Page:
Life exposes us to many types of stress; oxidative stress is one we cannot see or feel. A certain amount is produced by our normal metabolic processes and can be important for our immune function, yet excessive oxidative stress can be a risk factor for many chronic conditions. Imagine that we have an internal exhaust system and our cells need to process the exhaust fumes, yet can only process a limited amount, so any excess creates problems including molecular, cellular and tissue damage.
Oxidative Stress is essentially an imbalance between the production of free radicals and the body’s ability to counteract or detoxify their harmful effects by neutralising with antioxidants.
Internal Free Radicals are produced in normal human activity such as energy production, detoxification of pollutants and immune defence systems. They are unstable molecules that can take an electron from a neighbouring molecule, causing damage in the process. Unchecked free radical production accelerates the cause of human disease and aging.
Reactive Oxygen Species: A free radical is a molecule that contains oxygen and has one or more unpaired electrons, making it highly reactive with other molecules. Oxygen by-products are relatively un-reactive but some can metabolise within the body giving rise to these highly reactive oxidants. Some reactive oxygen species are useful in killing invading pathogens or microbes.
Free radicals can also chemically interact with DNA, protein and lipids, stealing their electrons in order to become stabilised. This destabilises the DNA, protein and lipids molecules which then find and steal an electron from another molecule, triggering a chain of free radical reactions causing cell damage and homeostatic disruption, including suppressing the immune system.
External Free Radical Sources
- Cigarette smoke (1 puff – 10,000 free radicals)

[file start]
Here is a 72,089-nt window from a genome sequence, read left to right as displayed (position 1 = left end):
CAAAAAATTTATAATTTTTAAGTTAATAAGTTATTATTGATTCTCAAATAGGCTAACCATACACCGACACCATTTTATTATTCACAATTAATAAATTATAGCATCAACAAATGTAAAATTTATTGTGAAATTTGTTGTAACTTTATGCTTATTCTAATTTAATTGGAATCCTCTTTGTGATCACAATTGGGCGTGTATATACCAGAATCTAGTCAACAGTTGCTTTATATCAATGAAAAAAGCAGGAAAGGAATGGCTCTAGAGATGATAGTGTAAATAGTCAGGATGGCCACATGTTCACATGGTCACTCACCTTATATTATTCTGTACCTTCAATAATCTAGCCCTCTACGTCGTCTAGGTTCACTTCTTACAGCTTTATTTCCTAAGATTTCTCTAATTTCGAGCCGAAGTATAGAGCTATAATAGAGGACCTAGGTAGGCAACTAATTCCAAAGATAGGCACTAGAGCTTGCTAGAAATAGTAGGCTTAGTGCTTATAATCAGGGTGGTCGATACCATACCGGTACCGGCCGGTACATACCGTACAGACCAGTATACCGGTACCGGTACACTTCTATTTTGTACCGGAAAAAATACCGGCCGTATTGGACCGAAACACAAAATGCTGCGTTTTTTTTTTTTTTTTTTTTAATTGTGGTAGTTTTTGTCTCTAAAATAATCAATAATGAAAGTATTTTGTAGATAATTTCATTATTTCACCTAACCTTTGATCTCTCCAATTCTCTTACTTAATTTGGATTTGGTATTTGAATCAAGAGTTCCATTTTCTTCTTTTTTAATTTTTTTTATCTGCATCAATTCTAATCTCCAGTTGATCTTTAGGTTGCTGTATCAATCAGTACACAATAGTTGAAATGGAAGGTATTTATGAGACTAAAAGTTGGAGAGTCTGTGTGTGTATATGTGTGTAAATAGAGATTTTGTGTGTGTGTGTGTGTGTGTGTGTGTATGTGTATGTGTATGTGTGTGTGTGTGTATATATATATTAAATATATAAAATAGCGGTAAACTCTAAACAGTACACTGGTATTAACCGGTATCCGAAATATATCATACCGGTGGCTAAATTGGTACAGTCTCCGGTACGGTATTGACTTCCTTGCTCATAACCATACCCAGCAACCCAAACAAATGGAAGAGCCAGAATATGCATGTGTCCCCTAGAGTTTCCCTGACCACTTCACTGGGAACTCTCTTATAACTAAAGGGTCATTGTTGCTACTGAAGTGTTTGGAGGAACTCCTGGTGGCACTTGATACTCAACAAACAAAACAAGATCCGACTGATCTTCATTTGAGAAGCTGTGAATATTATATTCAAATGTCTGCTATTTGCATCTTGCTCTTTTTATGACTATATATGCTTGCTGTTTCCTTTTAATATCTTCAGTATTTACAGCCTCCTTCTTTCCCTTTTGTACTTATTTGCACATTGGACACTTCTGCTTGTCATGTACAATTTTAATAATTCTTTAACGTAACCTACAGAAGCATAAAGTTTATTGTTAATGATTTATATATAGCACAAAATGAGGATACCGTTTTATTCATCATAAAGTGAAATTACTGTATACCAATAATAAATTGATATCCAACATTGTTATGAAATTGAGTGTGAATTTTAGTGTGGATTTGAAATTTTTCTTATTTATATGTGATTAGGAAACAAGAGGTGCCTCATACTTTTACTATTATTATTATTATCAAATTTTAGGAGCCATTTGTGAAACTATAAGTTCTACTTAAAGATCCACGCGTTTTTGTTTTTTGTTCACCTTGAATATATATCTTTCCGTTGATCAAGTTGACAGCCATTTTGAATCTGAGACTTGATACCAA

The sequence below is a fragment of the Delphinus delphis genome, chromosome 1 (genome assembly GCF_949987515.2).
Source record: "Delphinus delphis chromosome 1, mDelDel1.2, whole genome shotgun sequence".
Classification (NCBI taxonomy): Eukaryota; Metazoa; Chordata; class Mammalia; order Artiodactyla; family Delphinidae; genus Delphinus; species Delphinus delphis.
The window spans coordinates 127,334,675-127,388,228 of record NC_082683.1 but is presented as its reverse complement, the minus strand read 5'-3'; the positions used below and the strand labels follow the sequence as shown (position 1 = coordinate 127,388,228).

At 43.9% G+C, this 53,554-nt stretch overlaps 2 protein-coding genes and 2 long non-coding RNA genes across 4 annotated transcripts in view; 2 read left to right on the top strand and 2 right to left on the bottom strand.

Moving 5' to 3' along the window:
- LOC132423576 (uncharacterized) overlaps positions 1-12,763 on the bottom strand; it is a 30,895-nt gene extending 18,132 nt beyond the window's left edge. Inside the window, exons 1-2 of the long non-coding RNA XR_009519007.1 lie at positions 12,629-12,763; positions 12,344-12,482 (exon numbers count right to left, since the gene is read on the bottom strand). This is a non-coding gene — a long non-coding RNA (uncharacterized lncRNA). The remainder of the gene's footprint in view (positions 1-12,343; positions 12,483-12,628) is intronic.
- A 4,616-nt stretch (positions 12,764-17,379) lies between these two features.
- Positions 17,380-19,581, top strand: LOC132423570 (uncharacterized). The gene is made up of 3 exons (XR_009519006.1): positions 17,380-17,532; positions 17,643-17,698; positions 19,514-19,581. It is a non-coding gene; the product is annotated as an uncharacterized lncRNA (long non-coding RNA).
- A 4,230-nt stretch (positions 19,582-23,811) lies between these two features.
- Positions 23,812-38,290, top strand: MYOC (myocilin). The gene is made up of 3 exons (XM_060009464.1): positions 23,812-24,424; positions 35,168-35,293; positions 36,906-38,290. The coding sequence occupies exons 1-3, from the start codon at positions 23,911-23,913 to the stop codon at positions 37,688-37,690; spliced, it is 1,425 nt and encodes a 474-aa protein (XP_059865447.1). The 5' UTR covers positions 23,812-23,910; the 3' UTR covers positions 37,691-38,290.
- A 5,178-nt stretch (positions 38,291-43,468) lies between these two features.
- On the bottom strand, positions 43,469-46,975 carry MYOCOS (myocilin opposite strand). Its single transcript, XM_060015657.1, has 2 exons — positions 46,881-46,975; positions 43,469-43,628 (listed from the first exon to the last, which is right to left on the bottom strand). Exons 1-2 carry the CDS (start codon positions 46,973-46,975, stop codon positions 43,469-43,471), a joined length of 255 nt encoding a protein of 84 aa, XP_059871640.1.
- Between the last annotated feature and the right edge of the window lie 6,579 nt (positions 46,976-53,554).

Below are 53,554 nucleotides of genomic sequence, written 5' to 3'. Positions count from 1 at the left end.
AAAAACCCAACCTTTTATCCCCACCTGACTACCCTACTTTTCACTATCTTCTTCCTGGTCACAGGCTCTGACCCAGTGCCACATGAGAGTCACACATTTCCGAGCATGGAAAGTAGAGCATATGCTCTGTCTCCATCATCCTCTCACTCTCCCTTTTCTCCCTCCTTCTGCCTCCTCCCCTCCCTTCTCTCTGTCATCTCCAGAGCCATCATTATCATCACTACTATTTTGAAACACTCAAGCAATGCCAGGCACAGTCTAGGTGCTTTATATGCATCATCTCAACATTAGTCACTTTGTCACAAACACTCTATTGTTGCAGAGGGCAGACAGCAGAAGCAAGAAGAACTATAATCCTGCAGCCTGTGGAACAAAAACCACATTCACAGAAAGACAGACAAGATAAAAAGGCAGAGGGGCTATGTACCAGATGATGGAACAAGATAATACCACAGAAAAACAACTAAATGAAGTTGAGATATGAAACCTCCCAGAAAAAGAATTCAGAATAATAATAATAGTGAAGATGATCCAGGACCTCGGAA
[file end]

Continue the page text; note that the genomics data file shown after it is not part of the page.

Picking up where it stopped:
- Ozone (O1 – 1 atom is always a free radical)
- Polluted water; poor nutrition
- Stress; Smog; smoked, grilled and preserved food
- UV rays
Diseases caused by oxidative stress
Evidence is accumulating that oxidative stress is involved in many pathological processes, including:
- Cancers and gene mutations; Chronic Fatigue Syndrome
- Diabetes mellitus
- Environmental sensitivity
- Fragile X Syndrome
- Heart and blood vessel disorders: atherosclerosis, heart attack, heart failure
- Inflammatory diseases: rheumatoid arthritis, arthritis; Inflammatory bowel disease
- Macular degeneration
- Neurodegenerative diseases such as Parkinson’s and Alzheimer’s
Free radicals are counter-balanced by the anti-oxidants present in foods and supplements. Proanthocyanidins found in blueberries and bioflavonoids found in citrus fruits, as well as the antioxidant enzymes, superoxide dismutase and glutathione peroxidase protect against free radical damage.
Oxidative Stress Testing
A combination of a blood and a urine sample are taken to assess balance between oxidative damage and antioxidant reserve and evaluate the damage that free radical production has already caused.
“You might just as well stand unprotected in front of an X-ray machine as to not get enough fruits and vegetables.”
Journal of the Medical Association: Prof. Bruce Ames, Professor of Biochemistry and Molecular Biology at the University of California, Berkeley, and a senior scientist at Children’s Hospital Oakland Research Institute (CHORI).
We are happy to advise you on your health matters.
Lin Bridgeford DO KFRP MSCC ICAK (UK) MSc
Registered Osteopath & Kinesiologist & Yoga Teacher
Aether Bios Clinic